Nowadays, my preference really is for regional Italian cuisine, but I am still comforted by the taste of chicken parm, the occasional meatball, and, of course, red sauce, though the version I make at home is chunky rather than smooth and clings to the pasta rather than coating it as though it were a salad dressing as did my Nana’s. My meatballs are an interpretation of my mother’s meatballs, which are – and I don’t say this lightly – the world’s best meatballs; super-moist and chock full of real bread – no bread crumbs for us, no-sir-ee. I do apologize for taking away props from your mothers’ and Nanas’ meatballs, but you’ll have to make these and then tell me you’re not convinced.
- 1 small onion, diced
- 2 garlic cloves, minced
- 1 pound ground meat - Jan uses beef. I use a blend of pork, veal, and beef. Go ahead and try turkey if you don't do red meat.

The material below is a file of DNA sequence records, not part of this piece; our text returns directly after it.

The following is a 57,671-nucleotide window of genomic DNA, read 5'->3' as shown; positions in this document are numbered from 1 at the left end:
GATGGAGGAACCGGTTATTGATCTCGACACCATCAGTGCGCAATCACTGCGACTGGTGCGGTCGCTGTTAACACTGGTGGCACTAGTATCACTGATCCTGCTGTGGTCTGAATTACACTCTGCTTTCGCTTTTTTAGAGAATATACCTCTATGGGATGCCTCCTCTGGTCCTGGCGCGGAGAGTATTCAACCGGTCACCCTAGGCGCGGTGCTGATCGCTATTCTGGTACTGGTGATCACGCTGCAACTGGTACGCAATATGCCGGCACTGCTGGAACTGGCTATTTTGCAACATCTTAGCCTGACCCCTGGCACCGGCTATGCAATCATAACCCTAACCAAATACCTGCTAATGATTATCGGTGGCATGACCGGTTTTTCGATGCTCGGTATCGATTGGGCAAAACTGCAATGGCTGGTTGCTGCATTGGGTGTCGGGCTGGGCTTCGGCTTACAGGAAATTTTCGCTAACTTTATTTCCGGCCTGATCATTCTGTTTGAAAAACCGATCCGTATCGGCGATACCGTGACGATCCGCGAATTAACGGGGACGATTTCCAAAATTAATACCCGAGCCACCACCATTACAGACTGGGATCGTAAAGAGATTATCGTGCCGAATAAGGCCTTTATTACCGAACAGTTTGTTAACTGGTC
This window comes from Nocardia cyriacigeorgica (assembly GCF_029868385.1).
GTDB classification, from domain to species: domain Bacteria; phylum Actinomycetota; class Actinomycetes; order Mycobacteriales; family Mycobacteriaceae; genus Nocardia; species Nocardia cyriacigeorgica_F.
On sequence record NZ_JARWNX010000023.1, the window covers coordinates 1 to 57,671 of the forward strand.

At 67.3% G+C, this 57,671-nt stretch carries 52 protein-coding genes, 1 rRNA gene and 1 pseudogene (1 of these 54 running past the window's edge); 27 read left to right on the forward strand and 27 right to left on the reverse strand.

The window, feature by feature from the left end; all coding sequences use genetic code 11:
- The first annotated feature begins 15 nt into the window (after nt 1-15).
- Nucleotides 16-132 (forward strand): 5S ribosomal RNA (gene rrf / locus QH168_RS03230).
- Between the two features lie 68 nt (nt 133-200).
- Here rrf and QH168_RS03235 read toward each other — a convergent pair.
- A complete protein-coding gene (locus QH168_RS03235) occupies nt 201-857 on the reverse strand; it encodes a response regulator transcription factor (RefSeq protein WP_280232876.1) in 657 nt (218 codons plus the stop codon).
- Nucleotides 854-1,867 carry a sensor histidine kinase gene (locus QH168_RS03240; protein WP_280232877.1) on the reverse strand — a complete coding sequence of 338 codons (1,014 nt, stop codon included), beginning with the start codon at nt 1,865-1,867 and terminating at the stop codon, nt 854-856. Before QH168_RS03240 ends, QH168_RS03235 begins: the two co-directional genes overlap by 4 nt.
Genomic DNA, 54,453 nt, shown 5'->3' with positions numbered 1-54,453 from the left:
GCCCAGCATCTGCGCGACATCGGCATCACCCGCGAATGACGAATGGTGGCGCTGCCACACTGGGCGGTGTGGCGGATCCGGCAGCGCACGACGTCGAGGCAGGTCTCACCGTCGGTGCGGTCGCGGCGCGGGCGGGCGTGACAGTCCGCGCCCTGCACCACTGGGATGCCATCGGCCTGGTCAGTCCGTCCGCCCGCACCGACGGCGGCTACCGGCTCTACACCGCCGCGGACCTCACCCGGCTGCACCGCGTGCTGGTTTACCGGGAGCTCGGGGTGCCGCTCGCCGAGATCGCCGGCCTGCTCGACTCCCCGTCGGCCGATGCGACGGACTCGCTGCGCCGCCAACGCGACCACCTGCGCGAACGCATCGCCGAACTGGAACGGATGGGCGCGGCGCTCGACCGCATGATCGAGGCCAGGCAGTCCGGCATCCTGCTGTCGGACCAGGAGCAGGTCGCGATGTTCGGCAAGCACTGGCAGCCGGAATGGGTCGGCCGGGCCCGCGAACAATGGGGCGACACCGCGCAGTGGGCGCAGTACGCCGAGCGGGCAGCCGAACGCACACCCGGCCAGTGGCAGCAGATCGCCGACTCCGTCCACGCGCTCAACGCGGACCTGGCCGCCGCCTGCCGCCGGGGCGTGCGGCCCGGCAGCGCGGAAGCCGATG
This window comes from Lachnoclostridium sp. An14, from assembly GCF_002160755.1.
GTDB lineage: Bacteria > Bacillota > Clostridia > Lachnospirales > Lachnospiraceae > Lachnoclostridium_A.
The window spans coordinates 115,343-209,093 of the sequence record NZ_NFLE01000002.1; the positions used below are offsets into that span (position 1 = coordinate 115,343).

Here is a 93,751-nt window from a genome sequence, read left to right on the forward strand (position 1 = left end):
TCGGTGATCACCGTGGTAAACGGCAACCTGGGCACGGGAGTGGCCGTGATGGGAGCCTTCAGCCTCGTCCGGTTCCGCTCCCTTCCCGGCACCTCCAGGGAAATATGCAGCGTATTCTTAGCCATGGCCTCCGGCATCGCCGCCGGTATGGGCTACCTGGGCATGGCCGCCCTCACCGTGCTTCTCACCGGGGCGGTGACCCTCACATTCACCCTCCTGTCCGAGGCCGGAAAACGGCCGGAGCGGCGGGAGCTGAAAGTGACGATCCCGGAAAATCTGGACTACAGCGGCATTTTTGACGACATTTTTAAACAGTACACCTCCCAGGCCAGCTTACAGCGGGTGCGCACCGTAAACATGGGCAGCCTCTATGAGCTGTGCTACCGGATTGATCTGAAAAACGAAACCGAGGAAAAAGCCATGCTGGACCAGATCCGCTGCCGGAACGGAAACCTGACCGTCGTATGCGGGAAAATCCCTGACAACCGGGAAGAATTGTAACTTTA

- 5-6 slices white Italian bread - you want a soft bread for this, so supermarket varieties are fine. This is old-school Italian-American after all.
- 1/2 cup milk (or less - you're using this to soak the bread, so you'll only need to use enough to douse the slices you use)
- 1/2 cup freshly grated parmigiano-reggiano - yes, I will forgive you if you use already grated cheese, but please don't use the green jar of cheese if you don't have to.
- 1/4 cup minced fresh parsley
- 2 large eggs - this is the big secret. Which really shouldn't be a secret because you cook, so you know eggs add moisture. But I will share with you anyway: the extra egg renders the finished meatballs extremely moist.
- Heat oil in a skillet over medium heat; add the diced onion and minced garlic and saute until onion is just translucent approximately 3 minutes, being careful not to burn the garlic. Remove from heat and set aside to cool.
- Preheat oven to 375 degrees.